Edgewall Software
Version 17 (modified by cmlenz, 7 years ago)

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Helper functions for use in Genshi templates

Often you need non-trivial presentation logic in templates, but dropping into Python code blocks for such tasks is not always appropriate. It's much more elegant to perform such tasks in the controller (i.e. the Python code feeding the template with data), or in helper functions that are called from within template expressions.

This page serves as a place where generalized functions that solve common tasks in presentation logic can be collected. At some point, Genshi might include a library of such functions.

Python Standard Library

Many of the Python  builtin functions (such as reversed or sorted), as well as those in the  itertools package (such as groupby), can be quite useful in templates. The builtin functions are available by default, whereas other functions need to be put in the template context data explicitly.

group()

The following was written by  Christopher Lenz for use in the  Trac project:

def group(iterable, num, predicate=None):
    """Combines the elements produced by the given iterable so that every `n`
    items are returned as a tuple.
    
    >>> items = [1, 2, 3, 4]
    >>> for item in group(items, 2):
    ...     print item
    (1, 2)
    (3, 4)
    
    The last tuple is padded with `None` values if its' length is smaller than
    `num`.
    
    >>> items = [1, 2, 3, 4, 5]
    >>> for item in group(items, 2):
    ...     print item
    (1, 2)
    (3, 4)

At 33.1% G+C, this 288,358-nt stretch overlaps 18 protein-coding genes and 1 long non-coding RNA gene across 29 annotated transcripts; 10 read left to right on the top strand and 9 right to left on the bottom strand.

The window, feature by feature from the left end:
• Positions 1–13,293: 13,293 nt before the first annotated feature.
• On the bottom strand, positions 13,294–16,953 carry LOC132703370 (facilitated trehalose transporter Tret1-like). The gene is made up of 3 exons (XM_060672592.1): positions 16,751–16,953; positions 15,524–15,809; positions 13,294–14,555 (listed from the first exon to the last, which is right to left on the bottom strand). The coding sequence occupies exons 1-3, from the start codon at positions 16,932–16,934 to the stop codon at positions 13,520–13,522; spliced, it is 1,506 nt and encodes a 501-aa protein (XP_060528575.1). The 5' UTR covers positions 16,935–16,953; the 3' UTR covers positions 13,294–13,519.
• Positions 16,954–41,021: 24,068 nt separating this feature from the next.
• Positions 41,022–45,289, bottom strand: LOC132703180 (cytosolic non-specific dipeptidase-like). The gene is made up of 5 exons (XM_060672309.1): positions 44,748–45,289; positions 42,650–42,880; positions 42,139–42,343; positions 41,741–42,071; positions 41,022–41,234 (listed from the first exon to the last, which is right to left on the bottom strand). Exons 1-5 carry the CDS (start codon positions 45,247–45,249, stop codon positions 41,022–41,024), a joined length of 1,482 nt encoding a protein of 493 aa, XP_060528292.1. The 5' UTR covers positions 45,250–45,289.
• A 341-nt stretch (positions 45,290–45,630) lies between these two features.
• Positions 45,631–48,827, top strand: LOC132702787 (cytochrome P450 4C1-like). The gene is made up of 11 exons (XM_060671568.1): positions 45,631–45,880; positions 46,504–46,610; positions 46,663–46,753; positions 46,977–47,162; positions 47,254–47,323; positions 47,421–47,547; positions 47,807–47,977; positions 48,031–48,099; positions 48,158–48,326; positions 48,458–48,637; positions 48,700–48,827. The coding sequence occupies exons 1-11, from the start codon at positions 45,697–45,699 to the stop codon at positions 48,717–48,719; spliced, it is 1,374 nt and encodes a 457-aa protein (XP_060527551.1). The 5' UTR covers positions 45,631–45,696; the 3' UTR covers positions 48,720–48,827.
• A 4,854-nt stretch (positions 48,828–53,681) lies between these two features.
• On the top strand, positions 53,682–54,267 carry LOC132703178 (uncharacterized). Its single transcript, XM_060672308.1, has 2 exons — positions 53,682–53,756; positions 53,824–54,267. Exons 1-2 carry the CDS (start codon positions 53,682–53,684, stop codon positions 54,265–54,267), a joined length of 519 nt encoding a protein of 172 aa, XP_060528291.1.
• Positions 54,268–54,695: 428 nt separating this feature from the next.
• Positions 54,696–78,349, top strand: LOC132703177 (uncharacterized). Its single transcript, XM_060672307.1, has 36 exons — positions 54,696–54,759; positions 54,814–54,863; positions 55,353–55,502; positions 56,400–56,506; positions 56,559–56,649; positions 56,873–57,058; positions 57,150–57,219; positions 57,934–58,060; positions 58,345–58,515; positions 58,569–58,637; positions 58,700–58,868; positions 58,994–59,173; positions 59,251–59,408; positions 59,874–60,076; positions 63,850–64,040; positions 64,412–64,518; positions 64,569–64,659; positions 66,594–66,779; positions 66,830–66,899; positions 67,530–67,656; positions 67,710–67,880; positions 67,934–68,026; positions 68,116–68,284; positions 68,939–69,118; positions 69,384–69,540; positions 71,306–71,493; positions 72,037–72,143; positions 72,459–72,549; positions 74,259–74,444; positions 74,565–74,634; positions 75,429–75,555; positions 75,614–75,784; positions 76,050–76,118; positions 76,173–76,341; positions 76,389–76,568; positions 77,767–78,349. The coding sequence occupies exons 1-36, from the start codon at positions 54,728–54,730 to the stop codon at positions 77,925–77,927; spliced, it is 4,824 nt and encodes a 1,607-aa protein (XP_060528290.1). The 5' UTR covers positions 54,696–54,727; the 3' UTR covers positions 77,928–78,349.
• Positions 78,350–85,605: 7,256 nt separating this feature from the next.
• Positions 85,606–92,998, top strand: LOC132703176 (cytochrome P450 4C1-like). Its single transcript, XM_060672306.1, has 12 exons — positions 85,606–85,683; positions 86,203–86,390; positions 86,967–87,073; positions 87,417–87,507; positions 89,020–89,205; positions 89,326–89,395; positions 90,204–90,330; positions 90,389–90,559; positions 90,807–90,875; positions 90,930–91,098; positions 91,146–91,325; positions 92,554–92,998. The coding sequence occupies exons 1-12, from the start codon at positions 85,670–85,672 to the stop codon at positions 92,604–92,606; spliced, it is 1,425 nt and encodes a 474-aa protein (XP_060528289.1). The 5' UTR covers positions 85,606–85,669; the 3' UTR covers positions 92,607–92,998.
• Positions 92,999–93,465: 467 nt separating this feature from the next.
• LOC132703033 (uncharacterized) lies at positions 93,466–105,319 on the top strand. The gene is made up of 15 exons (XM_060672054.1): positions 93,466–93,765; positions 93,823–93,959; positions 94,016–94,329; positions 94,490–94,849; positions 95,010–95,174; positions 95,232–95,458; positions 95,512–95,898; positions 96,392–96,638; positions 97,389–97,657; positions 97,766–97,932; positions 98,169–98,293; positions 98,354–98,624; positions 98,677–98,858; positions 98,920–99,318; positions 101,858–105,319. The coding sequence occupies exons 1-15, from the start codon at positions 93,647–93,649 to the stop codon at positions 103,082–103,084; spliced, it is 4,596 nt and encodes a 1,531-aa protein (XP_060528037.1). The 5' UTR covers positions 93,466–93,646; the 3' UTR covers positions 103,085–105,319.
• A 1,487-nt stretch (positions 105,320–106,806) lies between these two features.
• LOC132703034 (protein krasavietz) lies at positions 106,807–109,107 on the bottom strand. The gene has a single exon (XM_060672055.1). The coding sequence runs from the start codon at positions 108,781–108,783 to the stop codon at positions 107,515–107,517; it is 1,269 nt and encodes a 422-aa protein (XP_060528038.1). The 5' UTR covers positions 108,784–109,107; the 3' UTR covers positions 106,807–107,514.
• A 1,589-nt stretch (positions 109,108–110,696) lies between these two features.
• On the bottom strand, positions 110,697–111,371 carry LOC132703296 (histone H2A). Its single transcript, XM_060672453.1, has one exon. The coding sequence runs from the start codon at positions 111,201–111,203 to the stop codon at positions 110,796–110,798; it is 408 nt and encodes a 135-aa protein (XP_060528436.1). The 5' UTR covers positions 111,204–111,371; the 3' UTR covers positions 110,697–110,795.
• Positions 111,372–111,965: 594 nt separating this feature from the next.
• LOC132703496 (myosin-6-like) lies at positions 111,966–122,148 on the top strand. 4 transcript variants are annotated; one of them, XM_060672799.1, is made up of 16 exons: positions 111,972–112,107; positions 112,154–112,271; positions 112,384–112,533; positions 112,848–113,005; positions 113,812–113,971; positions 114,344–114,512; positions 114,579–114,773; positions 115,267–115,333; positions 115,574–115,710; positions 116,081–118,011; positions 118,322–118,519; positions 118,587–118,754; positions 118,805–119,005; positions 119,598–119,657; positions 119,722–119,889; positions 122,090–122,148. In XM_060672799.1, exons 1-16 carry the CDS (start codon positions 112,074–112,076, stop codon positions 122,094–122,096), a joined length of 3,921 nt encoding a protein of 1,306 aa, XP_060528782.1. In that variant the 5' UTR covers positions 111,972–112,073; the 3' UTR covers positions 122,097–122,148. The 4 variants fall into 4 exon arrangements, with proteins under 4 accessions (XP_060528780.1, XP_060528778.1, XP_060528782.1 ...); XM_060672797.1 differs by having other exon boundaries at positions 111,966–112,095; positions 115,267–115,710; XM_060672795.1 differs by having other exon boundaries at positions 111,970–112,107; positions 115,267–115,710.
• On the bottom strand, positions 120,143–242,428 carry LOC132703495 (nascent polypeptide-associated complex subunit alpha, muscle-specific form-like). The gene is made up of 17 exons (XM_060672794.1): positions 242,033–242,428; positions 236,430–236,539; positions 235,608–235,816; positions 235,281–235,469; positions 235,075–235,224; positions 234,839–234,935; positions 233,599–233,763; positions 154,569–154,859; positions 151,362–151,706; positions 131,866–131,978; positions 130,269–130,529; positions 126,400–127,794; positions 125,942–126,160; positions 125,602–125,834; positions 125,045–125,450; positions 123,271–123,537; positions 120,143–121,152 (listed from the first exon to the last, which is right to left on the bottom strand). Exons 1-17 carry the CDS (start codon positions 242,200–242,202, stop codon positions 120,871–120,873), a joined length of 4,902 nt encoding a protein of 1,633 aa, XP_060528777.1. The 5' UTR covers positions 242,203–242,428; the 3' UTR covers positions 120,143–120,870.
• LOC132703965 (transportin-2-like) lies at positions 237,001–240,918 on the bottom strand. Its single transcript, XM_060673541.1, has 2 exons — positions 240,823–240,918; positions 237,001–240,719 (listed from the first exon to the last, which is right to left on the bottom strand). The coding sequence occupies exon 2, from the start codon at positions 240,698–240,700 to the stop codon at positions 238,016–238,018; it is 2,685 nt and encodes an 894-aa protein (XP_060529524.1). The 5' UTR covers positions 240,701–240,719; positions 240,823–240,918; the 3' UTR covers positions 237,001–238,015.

(5, None)
    
    The optional `predicate` parameter can be used to flag elements that should
    not be packed together with other items. Only those elements where the
    predicate function returns True are grouped with other elements, otherwise
    they are returned as a tuple of length 1:
    
    >>> items = [1, 2, 3, 4]
    >>> for item in group(items, 2, lambda x: x != 3):
    ...     print item
    (1, 2)
    (3,)
    (4, None)
    """
    buf = []
    for item in iterable:
        flush = predicate and not predicate(item)
        if buf and flush:
            buf += [None] * (num - len(buf))
            yield tuple(buf)
            del buf[:]
        buf.append(item)
        if flush or len(buf) == num:
            yield tuple(buf)
            del buf[:]
    if buf:
        buf += [None] * (num - len(buf))
        yield tuple(buf)

If the predicate functionality is not needed, a vastly simpler implementation of that function would be:

def group(iterable, num):
    """Group an iterable into an n-tuples iterable. Incomplete tuples
    are discarded e.g.
    
    >>> list(group(range(10), 3))
    [(0, 1, 2), (3, 4, 5), (6, 7, 8), (9, None, None)]
    """
    return map(None, *[iter(iterable)] * num)

See also the Python Cookbook recipe “ Group a list into sequential n-tuples”.

Example usage

<table py:with="fields = ['a', 'b', 'c', 'd', 'e']">
  <tr py:for="row in group(fields, 2)">
    <td py:for="cell in row">${cell}</td>
  </tr>
</table>

That should result in the following output:

<table>
  <tr>
    <td>a</td><td>b</td>
  </tr><tr>
    <td>c</td><td>d</td>
  </tr><tr>
    <td>e</td><td></td>
  </tr>
</table>

paginate()

A basic pagination routine written by  Christopher Lenz.

from math import ceil

def paginate(items, page=0, max_per_page=10):
    """Simple generic pagination.
    
    Given an iterable, this function returns:
     * the slice of objects on the requested page,
     * the total number of items, and
     * the total number of pages.